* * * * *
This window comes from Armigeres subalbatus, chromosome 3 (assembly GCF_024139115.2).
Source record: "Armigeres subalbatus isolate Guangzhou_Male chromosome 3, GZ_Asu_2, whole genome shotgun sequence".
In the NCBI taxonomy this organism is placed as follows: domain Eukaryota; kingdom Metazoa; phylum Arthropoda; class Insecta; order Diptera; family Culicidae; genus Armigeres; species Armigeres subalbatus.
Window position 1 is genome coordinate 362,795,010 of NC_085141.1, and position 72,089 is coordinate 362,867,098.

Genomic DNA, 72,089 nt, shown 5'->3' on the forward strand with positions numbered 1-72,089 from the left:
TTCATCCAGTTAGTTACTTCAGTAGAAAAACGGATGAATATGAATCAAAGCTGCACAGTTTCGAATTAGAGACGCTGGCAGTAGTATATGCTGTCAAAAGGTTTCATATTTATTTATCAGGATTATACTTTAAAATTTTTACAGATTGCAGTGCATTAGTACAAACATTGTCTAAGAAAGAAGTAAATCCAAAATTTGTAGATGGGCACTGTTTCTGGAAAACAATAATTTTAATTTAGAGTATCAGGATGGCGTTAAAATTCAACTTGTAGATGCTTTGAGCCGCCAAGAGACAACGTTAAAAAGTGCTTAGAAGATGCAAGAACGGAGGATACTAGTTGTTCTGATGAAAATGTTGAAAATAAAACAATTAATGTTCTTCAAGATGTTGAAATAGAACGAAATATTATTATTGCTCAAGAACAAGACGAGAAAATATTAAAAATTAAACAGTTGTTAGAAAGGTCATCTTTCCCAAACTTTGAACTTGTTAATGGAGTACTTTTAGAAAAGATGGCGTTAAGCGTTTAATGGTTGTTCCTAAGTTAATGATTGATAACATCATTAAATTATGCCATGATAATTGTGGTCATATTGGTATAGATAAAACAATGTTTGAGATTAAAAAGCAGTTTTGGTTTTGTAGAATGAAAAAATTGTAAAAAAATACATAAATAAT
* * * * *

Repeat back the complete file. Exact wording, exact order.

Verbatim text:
This window comes from Armigeres subalbatus, chromosome 3 (assembly GCF_024139115.2).
Source record: "Armigeres subalbatus isolate Guangzhou_Male chromosome 3, GZ_Asu_2, whole genome shotgun sequence".
In the NCBI taxonomy this organism is placed as follows: domain Eukaryota; kingdom Metazoa; phylum Arthropoda; class Insecta; order Diptera; family Culicidae; genus Armigeres; species Armigeres subalbatus.
Window position 1 is genome coordinate 362,795,010 of NC_085141.1, and position 72,089 is coordinate 362,867,098.

Genomic DNA, 72,089 nt, shown 5'->3' on the forward strand with positions numbered 1-72,089 from the left:
TTCATCCAGTTAGTTACTTCAGTAGAAAAACGGATGAATATGAATCAAAGCTGCACAGTTTCGAATTAGAGACGCTGGCAGTAGTATATGCTGTCAAAAGGTTTCATATTTATTTATCAGGATTATACTTTAAAATTTTTACAGATTGCAGTGCATTAGTACAAACATTGTCTAAGAAAGAAGTAAATCCAAAATTTGTAGATGGGCACTGTTTCTGGAAAACAATAATTTTAATTTAGAGTATCAGGATGGCGTTAAAATTCAACTTGTAGATGCTTTGAGCCGCCAAGAGACAACGTTAAAAAGTGCTTAGAAGATGCAAGAACGGAGGATACTAGTTGTTCTGATGAAAATGTTGAAAATAAAACAATTAATGTTCTTCAAGATGTTGAAATAGAACGAAATATTATTATTGCTCAAGAACAAGACGAGAAAATATTAAAAATTAAACAGTTGTTAGAAAGGTCATCTTTCCCAAACTTTGAACTTGTTAATGGAGTACTTTTAGAAAAGATGGCGTTAAGCGTTTAATGGTTGTTCCTAAGTTAATGATTGATAACATCATTAAATTATGCCATGATAATTGTGGTCATATTGGTATAGATAAAACAATGTTTGAGATTAAAAAGCAGTTTTGGTTTTGTAGAATGAAAAAATTGTAAAAAAATACATAAATAAT